In 2018, stakeholders in and around Seneca and Keuka Lakes joined together to reduce nutrient loading into both lakes. To do this, they chose to develop a 9 Element (9E) plan, a clean water plan that emphasizes community involvement on a local scale. Over the next few years, a computer model of excess nutrient transport within the watershed was developed based on data collected by Seneca Lake Pure Waters Association (SLPWA) and Keuka Lake Association (KLA) volunteers and analyzed in CSI’s state-certified laboratory. The Seneca-Keuka 9E Plan is now nearing its completion. Its speedy completion is due in large part to the successful collaboration between CSI, SLPWA, and KLA. Water quality data for both Seneca Lake and Keuka Lake tributaries can be found on our database.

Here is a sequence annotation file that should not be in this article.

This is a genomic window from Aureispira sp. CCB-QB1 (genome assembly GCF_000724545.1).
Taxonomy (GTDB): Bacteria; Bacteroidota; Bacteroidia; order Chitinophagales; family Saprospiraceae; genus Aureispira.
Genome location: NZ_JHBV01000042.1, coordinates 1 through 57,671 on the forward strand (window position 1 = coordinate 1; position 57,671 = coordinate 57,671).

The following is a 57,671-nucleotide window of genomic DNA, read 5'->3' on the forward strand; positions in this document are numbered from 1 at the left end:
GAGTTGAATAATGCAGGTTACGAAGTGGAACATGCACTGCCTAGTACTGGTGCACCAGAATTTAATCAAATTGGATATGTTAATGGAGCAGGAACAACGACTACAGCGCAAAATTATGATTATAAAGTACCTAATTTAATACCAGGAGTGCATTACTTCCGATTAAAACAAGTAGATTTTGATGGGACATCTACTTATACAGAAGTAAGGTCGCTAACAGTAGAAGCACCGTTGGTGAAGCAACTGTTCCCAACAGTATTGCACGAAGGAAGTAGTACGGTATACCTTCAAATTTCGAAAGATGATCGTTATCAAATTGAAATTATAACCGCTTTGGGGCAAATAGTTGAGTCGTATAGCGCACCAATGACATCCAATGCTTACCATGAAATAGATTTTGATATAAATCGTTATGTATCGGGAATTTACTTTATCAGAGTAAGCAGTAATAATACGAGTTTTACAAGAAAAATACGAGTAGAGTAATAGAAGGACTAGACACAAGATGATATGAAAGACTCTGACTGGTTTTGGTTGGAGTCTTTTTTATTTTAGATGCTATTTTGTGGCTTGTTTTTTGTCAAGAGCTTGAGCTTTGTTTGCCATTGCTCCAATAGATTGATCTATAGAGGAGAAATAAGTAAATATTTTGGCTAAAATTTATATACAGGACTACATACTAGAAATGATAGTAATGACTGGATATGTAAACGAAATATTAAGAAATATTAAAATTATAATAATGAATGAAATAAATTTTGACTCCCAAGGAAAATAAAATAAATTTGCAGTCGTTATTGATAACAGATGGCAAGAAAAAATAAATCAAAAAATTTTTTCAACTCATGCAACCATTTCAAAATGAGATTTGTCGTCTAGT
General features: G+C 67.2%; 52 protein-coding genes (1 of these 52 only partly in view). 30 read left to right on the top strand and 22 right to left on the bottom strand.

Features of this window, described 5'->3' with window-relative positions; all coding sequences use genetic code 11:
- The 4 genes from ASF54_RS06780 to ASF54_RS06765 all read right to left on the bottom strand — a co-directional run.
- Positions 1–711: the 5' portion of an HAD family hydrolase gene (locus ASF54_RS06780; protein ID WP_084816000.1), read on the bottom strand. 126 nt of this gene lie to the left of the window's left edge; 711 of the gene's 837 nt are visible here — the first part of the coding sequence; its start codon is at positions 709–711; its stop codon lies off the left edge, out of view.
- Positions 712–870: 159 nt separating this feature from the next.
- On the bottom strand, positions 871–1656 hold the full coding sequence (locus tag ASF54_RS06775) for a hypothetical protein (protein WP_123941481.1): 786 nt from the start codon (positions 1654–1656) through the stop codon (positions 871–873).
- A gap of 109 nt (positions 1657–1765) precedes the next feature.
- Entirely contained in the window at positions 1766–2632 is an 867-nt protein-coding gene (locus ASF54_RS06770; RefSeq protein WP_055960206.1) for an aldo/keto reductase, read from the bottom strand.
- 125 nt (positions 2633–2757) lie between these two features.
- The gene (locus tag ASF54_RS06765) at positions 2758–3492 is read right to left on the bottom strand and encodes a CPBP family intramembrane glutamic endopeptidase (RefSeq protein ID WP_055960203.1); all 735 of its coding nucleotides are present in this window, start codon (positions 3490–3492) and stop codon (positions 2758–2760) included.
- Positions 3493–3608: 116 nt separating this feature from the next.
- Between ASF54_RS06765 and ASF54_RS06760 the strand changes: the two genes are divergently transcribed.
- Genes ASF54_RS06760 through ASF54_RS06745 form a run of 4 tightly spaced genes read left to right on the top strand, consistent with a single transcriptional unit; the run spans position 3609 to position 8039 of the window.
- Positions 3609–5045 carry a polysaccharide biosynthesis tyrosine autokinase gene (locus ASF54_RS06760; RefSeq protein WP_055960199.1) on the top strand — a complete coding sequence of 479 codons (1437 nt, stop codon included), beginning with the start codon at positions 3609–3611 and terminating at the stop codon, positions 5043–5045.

We love collaborating with this community to monitor our environment. Our database is freely accessible to anyone—pay it a visit if there are any water quality patterns you are curious about. If you’d like to contribute to our long-term dataset, please reach out! We are always looking for more volunteers. You can get more information about volunteering (or about any questions you may have) by emailing our Outreach and Programs Coordinator, Grace Haynes, at firstname.lastname@example.org.